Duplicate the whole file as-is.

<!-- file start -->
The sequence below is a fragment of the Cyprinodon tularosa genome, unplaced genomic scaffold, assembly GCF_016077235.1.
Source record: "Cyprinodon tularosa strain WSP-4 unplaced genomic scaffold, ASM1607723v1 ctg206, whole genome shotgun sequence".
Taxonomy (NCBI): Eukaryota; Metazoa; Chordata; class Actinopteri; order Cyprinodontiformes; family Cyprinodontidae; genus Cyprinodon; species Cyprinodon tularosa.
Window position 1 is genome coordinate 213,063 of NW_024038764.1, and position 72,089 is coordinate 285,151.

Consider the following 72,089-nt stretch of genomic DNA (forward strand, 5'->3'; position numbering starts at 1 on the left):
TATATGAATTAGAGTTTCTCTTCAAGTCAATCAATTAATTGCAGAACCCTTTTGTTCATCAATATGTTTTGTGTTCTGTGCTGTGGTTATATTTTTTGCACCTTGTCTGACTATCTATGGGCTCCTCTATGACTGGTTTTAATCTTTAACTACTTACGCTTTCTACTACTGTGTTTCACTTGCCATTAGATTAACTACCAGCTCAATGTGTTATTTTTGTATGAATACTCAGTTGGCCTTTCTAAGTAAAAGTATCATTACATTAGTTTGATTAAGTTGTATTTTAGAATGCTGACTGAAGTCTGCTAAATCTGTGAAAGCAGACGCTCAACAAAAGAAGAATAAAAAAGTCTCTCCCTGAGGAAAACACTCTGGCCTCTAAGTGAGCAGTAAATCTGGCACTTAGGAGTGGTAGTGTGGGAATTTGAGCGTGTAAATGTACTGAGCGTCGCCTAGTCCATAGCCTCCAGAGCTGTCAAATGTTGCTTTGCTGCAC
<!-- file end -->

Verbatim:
The sequence below is a fragment of the Cyprinodon tularosa genome, unplaced genomic scaffold, assembly GCF_016077235.1.
Source record: "Cyprinodon tularosa strain WSP-4 unplaced genomic scaffold, ASM1607723v1 ctg206, whole genome shotgun sequence".
Taxonomy (NCBI): Eukaryota; Metazoa; Chordata; class Actinopteri; order Cyprinodontiformes; family Cyprinodontidae; genus Cyprinodon; species Cyprinodon tularosa.
Window position 1 is genome coordinate 213,063 of NW_024038764.1, and position 72,089 is coordinate 285,151.

Consider the following 72,089-nt stretch of genomic DNA (forward strand, 5'->3'; position numbering starts at 1 on the left):
TATATGAATTAGAGTTTCTCTTCAAGTCAATCAATTAATTGCAGAACCCTTTTGTTCATCAATATGTTTTGTGTTCTGTGCTGTGGTTATATTTTTTGCACCTTGTCTGACTATCTATGGGCTCCTCTATGACTGGTTTTAATCTTTAACTACTTACGCTTTCTACTACTGTGTTTCACTTGCCATTAGATTAACTACCAGCTCAATGTGTTATTTTTGTATGAATACTCAGTTGGCCTTTCTAAGTAAAAGTATCATTACATTAGTTTGATTAAGTTGTATTTTAGAATGCTGACTGAAGTCTGCTAAATCTGTGAAAGCAGACGCTCAACAAAAGAAGAATAAAAAAGTCTCTCCCTGAGGAAAACACTCTGGCCTCTAAGTGAGCAGTAAATCTGGCACTTAGGAGTGGTAGTGTGGGAATTTGAGCGTGTAAATGTACTGAGCGTCGCCTAGTCCATAGCCTCCAGAGCTGTCAAATGTTGCTTTGCTGCAC